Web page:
by Basil Smith
Tailoring Your Application for the Philosopher on the Committee
After getting my Ph.D. in philosophy, I applied to any job that I could, which included about 90 jobs. When applying to community college jobs, I cited all the obvious things one is usually told to cite. For example, I emphasized teaching over research, talked about my committee work, and detailed my vast teaching experience. Still, I got just six interviews in total. Three of these interviews were from community colleges, and I was offered one community college job. A few years later, I’d just been granted the version of tenure that my college offered. Even so, after a holiday to California—I couldn’t resist Orange County—I impulsively applied to six jobs here, got four interviews, and got a job. What made the difference?
By the time I did the California applications, I was chair of my department, with all the duties this requires, such as grant-writing. However, by asking the members of the committees who hired me, and from my own experience on two hiring committees, I realized that there is more to getting an interview at a community college than citing the obvious things. As of now, I look at citing the obvious things—such as vast teaching experiences—as a prerequisite to applying at all, but not as particularly impressive.
Hiring Committees and Dating Strategy?
Consider an analogy. After a long period of marriage, solitude, and/or dissertation work, you start dating again. Your friends, trying to be helpful, remind you that for you to impress any potential mates, you must be positive, be a good listener, and establish common interests with potential mates. After a few dates, though, you get the impression that your competitors have also been speaking this language of love, and so seem equally appealing (or harmless). Even worse, you realize that by acting positive or attentive, or by seeking to develop a rapport, you’ve wasted valuable dating time concealing what makes you special.
Alas, as Allen Wood notes on this blog, hiring committees—even those in community colleges—are inundated with too many applicants/suitors who come across as having similar qualities. Members of hiring committees, being spoiled for choice (and just a bit jaded), often have no good reason to choose between candidates. Consciously or not, committee members utilize inaccurate information, faulty methods, or even prejudices, to exclude candidates. Often, the inferences committee members will make about you will be about you (i.e., will be ad hominem). Even if these tactics are ineffective, there is no point in your complaining about them, for such appeals will not get you a job.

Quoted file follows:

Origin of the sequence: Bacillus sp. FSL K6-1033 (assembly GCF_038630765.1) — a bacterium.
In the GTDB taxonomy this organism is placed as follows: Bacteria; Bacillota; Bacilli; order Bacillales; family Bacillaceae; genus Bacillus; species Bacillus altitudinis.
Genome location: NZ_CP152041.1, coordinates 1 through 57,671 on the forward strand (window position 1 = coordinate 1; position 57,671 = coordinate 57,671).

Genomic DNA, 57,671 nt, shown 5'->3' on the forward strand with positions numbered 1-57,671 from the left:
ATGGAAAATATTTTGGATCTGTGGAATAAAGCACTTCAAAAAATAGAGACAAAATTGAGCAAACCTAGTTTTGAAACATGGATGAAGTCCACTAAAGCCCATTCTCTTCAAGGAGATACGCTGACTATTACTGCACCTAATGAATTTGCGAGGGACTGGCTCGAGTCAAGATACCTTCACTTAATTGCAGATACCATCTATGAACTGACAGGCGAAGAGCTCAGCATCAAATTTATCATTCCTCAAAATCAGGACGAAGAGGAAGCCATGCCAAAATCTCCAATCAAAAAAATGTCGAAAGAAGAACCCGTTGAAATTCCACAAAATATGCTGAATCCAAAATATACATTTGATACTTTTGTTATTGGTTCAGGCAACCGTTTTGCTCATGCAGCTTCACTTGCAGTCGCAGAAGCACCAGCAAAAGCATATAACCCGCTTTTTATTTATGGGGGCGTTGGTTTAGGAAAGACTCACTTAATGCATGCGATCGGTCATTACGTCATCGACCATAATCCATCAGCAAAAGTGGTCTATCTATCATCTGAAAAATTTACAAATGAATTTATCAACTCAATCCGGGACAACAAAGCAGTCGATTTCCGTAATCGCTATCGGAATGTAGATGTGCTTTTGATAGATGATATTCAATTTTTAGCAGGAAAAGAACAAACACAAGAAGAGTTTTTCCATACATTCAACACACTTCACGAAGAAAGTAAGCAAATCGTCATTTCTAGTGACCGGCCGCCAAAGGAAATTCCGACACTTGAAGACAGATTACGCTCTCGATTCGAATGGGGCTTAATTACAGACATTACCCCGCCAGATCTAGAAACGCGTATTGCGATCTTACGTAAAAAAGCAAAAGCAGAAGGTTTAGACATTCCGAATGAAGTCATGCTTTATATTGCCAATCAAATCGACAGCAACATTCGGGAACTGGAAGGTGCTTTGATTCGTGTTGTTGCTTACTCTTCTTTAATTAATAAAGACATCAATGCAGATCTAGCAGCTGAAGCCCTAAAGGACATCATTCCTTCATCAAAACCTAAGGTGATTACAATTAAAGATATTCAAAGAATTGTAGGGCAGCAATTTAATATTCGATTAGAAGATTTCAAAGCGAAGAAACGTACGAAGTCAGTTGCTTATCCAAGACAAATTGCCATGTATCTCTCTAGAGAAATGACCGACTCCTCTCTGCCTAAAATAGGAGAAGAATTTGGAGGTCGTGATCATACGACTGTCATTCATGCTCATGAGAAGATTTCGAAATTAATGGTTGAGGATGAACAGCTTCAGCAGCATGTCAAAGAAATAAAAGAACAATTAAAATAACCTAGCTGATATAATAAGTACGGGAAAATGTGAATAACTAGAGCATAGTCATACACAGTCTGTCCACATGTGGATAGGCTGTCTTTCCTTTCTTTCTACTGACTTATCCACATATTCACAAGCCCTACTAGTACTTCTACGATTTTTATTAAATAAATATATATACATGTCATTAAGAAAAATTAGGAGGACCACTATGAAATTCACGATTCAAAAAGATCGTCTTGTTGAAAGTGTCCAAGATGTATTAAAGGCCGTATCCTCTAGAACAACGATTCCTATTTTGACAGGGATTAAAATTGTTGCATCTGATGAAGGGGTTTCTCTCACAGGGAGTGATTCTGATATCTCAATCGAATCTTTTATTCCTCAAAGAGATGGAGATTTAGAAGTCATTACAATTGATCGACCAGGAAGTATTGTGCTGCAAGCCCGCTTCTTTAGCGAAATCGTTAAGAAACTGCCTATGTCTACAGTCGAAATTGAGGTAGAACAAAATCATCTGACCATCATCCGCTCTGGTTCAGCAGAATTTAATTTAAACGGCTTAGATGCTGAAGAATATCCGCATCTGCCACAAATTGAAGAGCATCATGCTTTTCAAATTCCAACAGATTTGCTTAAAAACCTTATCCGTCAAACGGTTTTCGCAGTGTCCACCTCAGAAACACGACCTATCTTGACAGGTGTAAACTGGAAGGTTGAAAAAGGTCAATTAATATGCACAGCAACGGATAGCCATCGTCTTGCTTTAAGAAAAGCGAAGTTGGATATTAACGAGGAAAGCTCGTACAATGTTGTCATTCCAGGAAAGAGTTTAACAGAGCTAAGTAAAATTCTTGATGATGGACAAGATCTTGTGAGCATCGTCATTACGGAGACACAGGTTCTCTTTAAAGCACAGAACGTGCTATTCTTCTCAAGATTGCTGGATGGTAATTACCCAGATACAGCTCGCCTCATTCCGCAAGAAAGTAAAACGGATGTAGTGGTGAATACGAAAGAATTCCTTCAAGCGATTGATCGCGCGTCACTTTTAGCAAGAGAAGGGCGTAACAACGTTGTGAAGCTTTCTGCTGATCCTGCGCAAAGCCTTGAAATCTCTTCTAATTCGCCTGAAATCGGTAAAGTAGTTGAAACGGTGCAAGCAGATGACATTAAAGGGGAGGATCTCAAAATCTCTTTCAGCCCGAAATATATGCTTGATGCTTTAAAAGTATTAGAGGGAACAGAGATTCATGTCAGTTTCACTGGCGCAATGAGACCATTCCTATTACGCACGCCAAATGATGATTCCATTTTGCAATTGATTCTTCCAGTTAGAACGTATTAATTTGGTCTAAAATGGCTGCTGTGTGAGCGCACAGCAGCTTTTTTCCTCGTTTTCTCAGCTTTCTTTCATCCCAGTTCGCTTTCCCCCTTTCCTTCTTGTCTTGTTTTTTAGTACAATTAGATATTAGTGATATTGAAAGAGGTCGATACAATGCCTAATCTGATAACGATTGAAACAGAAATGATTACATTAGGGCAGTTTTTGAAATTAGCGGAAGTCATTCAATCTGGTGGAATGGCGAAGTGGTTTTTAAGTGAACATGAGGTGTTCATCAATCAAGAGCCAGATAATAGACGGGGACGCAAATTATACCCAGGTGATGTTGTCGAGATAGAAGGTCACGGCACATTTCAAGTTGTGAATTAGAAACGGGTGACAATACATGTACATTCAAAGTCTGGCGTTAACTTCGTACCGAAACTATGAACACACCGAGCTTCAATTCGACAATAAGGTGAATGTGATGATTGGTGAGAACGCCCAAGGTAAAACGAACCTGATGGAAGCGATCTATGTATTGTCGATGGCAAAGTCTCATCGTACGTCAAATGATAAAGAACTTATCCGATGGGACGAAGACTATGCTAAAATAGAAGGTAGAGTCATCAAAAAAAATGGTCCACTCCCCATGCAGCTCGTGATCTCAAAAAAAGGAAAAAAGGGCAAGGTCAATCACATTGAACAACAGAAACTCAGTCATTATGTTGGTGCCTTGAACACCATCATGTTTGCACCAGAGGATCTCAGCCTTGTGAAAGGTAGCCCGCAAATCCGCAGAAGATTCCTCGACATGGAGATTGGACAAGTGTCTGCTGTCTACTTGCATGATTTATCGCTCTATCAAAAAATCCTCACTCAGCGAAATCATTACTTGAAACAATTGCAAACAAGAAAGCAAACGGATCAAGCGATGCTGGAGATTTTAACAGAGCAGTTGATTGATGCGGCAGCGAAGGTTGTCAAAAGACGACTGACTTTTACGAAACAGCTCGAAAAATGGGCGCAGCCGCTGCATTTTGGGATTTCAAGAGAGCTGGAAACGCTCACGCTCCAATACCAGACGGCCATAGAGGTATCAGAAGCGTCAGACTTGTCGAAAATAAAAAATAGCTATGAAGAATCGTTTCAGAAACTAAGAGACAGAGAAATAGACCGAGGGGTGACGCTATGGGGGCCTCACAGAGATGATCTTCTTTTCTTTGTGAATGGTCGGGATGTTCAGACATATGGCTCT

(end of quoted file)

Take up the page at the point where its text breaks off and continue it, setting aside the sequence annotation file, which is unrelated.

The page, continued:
To get a philosophy job at a community college, I suggest you concentrate all your efforts on your CV and cover letter. When writing (i.e., adapting) these documents, though, you should seriously consider the psychology of the faculty and administrators you are writing for (e.g., their respective desires, goals, and fears), and cater to it. Because graduate advisors do not direct their graduate students to these jobs, they often do little more than tell graduates to add a few sentences to your documents. By seriously considering the psychology of the faculty and administrators on these committees, you will at least avoid excluding yourself, and you may increase your chances of getting an interview.
Philosophers, ESL Instructors, and Deans (Oh My)
Typically, hiring committees for philosophy jobs at community colleges are composed of three groups: the philosopher or philosophers (the “content expert” or “experts”), the other faculty—which mostly includes faculty from related disciplines—and the dean. Here, I look at the first group: the philosopher or philosophers.
Assuming this committee includes a philosopher, there will probably only be one—or only who has any sway over the group. This person will probably be the only member of the committee (perhaps even at the college) who understands philosophy. Given this, other members will look to this person for guidance, and this may prove decisive at the interview and teaching demonstration stages.